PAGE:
There’s no doubt in my mind that the U.S. economy is headed for a recession. The Federal Reserve just cut rates — again — down to 3.50%. This, coupled with oil’s rising prices, the fall of the value of the dollar, the rise in inflation, and the credit lending problems are all pointing to a dramatic downturn in the stock market. Heck, U.S. markets opened today down 5% but managed to come back a few points through solid intraday trading. This isn’t just a random blip on the radar, it’s a signal.
The genius behind the Drama 2.0 blog posted his thoughts on the recession’s effect on the tech industry so I’m going to jump in and post two impacts of the recession right here.
What Will Get Cut First?
When budgets get tight and revenues aren’t as high as they were in the glory days, what will go first is marketing. You can’t dip on your core competencies and get rid of a dozen highly-skilled engineers because then you’re cutting your own throats. Getting rid of your top people and replacing them with low-level morons was the reason that CompUSA went out of business, and cutting the head off your engineering department is a similar mistake.
When advertising gets cut, the ones with the lowest ROI will be the first to get the slash, and that’s going to mean CPM advertising. With CPC, a company is putting all their effort into converting the click on their own website so they control the conversion rates. CPM ads put all the pressure on the publisher to get good click-through rates, and if they’re paying top dollar for CPM rates on popular sites and aren’t getting a good CTR, then it’s a waste of money. AdWords and AdSense aren’t going to drop much, but CPM rates will.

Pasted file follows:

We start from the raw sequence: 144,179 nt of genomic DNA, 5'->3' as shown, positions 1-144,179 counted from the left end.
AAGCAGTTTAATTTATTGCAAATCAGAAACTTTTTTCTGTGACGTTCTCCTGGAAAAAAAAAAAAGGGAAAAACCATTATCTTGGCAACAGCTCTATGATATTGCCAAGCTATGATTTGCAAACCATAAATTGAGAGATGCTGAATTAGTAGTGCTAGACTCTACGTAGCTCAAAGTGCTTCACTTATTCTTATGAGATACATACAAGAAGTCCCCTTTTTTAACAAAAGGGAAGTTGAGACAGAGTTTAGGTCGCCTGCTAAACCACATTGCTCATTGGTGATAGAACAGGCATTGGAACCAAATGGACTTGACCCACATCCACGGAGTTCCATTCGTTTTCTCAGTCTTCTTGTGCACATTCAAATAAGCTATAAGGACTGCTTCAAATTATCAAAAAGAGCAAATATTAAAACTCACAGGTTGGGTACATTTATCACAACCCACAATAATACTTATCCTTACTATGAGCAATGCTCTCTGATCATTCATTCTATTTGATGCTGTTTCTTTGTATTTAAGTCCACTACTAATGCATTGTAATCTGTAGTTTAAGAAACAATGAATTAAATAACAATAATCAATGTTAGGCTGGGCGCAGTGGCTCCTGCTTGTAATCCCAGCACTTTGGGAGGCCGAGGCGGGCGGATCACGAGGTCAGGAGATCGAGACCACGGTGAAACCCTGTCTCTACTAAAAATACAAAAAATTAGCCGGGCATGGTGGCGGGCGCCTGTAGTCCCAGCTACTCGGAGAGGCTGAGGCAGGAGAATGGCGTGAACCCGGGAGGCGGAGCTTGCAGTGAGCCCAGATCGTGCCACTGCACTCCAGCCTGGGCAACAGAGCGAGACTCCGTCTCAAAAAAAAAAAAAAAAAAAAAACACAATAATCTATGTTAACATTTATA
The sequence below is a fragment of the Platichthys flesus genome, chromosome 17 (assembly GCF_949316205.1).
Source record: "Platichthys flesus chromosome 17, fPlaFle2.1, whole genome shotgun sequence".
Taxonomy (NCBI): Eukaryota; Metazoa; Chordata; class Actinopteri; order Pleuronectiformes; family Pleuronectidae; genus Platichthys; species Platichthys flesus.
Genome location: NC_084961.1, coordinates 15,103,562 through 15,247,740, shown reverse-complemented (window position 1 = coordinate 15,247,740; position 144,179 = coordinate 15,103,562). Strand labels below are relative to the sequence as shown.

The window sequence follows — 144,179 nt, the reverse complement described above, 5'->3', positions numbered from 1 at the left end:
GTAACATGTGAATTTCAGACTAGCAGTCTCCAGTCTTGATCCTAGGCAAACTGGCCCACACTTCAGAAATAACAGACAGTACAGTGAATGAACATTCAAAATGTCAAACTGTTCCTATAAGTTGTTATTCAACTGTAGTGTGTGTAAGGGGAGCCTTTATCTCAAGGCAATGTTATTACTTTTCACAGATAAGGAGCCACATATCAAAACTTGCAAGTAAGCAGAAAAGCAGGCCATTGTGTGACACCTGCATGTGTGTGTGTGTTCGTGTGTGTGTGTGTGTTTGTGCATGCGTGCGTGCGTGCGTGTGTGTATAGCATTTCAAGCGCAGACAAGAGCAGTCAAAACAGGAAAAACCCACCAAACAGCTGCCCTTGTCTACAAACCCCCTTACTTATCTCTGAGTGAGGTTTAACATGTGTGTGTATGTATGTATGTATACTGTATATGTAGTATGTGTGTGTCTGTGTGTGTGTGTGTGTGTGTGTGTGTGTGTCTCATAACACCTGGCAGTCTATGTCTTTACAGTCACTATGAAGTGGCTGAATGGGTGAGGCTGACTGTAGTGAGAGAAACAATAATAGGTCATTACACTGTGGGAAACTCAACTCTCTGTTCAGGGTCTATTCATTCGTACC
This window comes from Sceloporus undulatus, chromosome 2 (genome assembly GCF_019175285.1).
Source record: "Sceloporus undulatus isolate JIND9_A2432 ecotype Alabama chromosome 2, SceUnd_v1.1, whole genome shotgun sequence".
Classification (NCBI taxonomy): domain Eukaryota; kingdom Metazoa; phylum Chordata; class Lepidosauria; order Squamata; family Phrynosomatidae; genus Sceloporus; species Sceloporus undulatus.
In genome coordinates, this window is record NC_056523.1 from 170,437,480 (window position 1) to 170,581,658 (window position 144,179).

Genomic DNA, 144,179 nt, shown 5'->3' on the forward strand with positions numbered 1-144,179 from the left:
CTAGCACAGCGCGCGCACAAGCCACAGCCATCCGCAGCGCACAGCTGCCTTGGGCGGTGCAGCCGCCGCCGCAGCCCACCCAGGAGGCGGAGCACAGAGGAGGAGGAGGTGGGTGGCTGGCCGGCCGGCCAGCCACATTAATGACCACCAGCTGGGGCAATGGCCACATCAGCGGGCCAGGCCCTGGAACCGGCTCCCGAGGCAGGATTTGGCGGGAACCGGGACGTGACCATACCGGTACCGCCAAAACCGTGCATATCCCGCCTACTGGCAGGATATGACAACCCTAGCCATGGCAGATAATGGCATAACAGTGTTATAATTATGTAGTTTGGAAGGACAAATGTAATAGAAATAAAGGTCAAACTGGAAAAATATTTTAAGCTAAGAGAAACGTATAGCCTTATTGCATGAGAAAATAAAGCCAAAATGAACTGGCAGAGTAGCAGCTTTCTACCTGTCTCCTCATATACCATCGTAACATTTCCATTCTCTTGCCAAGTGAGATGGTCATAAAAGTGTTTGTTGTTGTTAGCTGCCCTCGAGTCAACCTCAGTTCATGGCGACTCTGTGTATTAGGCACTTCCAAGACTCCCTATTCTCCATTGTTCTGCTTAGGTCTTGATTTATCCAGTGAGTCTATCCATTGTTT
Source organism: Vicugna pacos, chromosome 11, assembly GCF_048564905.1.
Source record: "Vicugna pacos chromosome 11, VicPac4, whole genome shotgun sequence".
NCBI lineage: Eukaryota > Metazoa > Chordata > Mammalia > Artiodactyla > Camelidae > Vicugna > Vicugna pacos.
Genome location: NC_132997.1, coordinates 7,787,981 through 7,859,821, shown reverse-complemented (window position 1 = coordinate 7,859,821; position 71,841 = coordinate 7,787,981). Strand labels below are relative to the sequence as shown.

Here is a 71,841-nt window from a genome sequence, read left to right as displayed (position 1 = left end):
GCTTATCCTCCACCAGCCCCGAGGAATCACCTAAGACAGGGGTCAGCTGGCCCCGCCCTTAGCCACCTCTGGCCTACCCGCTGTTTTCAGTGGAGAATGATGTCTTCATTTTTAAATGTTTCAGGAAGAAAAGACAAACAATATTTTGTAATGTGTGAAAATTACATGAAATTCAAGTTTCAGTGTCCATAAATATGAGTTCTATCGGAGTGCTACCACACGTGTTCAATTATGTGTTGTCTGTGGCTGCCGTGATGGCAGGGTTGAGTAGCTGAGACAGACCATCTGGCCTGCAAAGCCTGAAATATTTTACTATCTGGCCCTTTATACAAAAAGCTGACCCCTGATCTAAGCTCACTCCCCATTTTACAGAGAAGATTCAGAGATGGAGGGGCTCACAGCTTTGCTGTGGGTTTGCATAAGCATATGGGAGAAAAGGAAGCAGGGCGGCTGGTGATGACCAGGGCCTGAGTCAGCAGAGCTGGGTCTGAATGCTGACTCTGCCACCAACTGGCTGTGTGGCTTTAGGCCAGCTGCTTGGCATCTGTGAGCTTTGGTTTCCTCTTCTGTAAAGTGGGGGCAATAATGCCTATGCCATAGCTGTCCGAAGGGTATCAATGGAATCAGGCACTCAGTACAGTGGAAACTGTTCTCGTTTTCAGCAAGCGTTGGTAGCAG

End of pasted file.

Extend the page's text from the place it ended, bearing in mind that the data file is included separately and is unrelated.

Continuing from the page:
Investors Change Their Tune
VCs have been pouring dollars into companies like paper money is going out of style (*cough*) and 2008 will be the year they take a more careful look at their investments and investment strategy. Investing in pre-revenue companies with no revenue strategy is a lot different than pre-revenue companies that have a solid revenue strategy, and you can guess which type of company won’t be raising as much money this time around. The theory of “past success indicates future success” when it comes to startup founders is going to be flipped around and although an entrepreneur may have had a big name a few years ago, investors will realize it’s a totally new game in 2008. If you’re giving away the cow (the service) and the milk (unique value proposition) for free then you don’t have much of a leg to stand on when it comes time to introduce a revenue model for your “at scale” company. You may be big, but you’re not sustainable. And money doesn’t grow on trees anymore.